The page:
Back To Basics
Pre-Post Note/ Well, that was a roller-coaster of a week! Regular readers may have noticed that I missed my usual post last Sunday. Well, dad started coughing last week-end, so as you can imagine that threw us all into a bit of a loop. So we all got COVID-19 tests (yup, that lovely arm-length swab up the nose…it is NOT pleasant, by the way) and then waited anxiously for 2 days for the results. All negative thank goodness, so in the end it was just a regular ‘ol cold and we’re all in the clear. But I was far too nervous to blog! Anyway, with that said here’s last weeks post, finally getting out today. And as long no other crazy curve-balls come our way, I’m back on track again…
It’s the middle of August and the end of summer is in sight, or so we all hope.
We’re been chugging along in our day-today, doing our best to survive the last (please??) of the big heat-waves, trying to keep our plants alive (many are dying or drying up from the sécheresse), and tentatively, cautiously thinking about some French- based fall motorhome travel, assuming the government allows us to do it.
It’s all very new to us, this kinda-planning/non-planning thing which 2020 seems to have thrust upon the world. As a type A personality it’s been deeply disturbing to not have any kind of grasp on what we’re going to be able to do. Then again, in the grand scheme of things, I guess it’s a small issue. We’re comfortable & safe here in our little French countryside enclave, so we can’t really complain about the state of things.
On est bien là, tu sais (“we’re good here, ya know”)
Plus we did do something brand new this week, or rather something we haven’t done in a long, long time. And we’ve gone back to a few basics in life, other things we literally haven’t done in decades. You could say we’re regressing, or perhaps we’re progressing in an old way, the “new old” if you will. And with the way things are going in 2020, I guess it all makes sense. As the future becomes ever more murky, the past is something solid to hold onto.
Sometimes oldies are the best songs of all.
We Had Our First Meal Out (Since February)
Our biggest news of the week was undoubtedly Paul’s birthday. Not so much the fact that he edged a year older (or a year finer, as I like to say), but rather that we decided, quite impulsively to go out.
It was a….BIG….DEAL!
We haven’t been out to a restaurant since sometime in February, which is so long ago that none of us can really recall any of the details. Soon after that the virus blew up, and then of course confinement shut everything down. We’re not huge restaurant people, as we rather enjoy cooking and eating at home so the withdrawal hasn’t been too bad, but after 6 months of daily meal-making in the house I have to admit the idea of eating out seemed rather scintillating. Absence and fondness of the heart, and all that.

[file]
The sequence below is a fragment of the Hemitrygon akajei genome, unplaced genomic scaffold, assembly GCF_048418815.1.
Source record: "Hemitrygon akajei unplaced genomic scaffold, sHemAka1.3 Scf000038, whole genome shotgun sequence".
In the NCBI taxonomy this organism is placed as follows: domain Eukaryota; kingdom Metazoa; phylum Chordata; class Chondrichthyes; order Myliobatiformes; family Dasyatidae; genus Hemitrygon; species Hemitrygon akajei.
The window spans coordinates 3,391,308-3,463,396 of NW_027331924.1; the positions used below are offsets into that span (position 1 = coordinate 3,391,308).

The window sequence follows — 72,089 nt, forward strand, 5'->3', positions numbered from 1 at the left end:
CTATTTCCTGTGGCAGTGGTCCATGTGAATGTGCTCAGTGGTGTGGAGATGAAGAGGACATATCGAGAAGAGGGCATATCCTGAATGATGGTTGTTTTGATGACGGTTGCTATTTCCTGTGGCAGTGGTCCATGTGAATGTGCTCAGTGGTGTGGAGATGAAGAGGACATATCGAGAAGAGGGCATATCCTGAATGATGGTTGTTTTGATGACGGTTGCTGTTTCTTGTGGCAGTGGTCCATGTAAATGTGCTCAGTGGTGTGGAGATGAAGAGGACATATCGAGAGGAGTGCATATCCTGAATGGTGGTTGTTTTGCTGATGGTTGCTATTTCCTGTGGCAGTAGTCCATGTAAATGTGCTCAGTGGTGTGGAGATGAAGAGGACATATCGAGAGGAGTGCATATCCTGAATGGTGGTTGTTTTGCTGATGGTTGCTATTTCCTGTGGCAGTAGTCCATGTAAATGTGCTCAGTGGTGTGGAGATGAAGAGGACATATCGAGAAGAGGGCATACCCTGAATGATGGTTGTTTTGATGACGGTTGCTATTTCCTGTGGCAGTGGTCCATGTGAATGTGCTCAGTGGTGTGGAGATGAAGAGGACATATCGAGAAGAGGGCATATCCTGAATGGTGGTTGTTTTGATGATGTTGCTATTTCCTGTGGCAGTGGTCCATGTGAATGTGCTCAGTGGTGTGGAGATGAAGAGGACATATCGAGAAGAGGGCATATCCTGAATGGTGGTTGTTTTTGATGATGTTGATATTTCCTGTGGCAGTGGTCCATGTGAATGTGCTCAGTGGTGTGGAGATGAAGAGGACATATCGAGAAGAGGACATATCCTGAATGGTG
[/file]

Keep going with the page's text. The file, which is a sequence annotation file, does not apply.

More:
It would be a real treat….
So I started looking around, trying to figure out where we could go which would not only feel comfortable and safe (virus-wise), but also enjoyable for all three of us. Oh, and it had to be open for business, which is never a sure thing when the French August effect is going on. Lastly it had to have shade, so that we’d be able to sit outside and manage despite the crazy heat.
Thanks to a tip from our Swedish neighbors, I found the perfect spot!
Restaurant L’Olivier is a little place just ~30 mins from our home with a large garden setting and well-separated tables, each with their own spacious Tiki shade. All the waiters wear masks (as is obligatory these days), and there’s plenty of space between customers so we could relax outdoors. Plus like all places around here, they do a nice 3-course “formule” lunch for only €15 (~$18). Oh, and of course they are dog-friendly, as most country French restaurants are (although Polly didn’t join us this time, due to the heat).
So Wednesday lunch we all dressed up in our Sunday best, and headed out to a rather exciting meal cooked by someone else. It was hot, but the shade made it work and the spot was absolutely perfect. The setting was lovely and everything was well-managed, even down to the menu card which the restaurant had rather ingeniously turned digital (we scanned it from a QR code stuck on the table) so that we didn’t have to handle cards touched by everyone else. A nice touch.
Plus of course the meal was lovely too. We enjoyed a kir cassis (white wine with blackcurrent syrup) to start, some wine & beer with lunch, a salad, main dish and ice cream for desert. Nothing fancy, but all really, really good.
We Subscribed To A Real Newspaper
Another retro thing we did this week was subscribe to a real newspaper. And by that I mean the good old-fashioned paper kind that’s delivered to your mailbox everyday.
Yeah, we really took a ride back in the time machine on this one….
This was actually Paul’s inspired idea. He’s deep in prep work to take the level B2 French exam (a requirement for citizenship, if ever he decides to do that down that route), and wanted something physical to read each day. We’ve got plenty of French novels in our library of course, but a newspaper just seemed like the perfect addition. And despite our digital world and all the adaptations we’ve made to it, reading something printed that we can hold & feel in our hands, is still something we both thoroughly enjoy.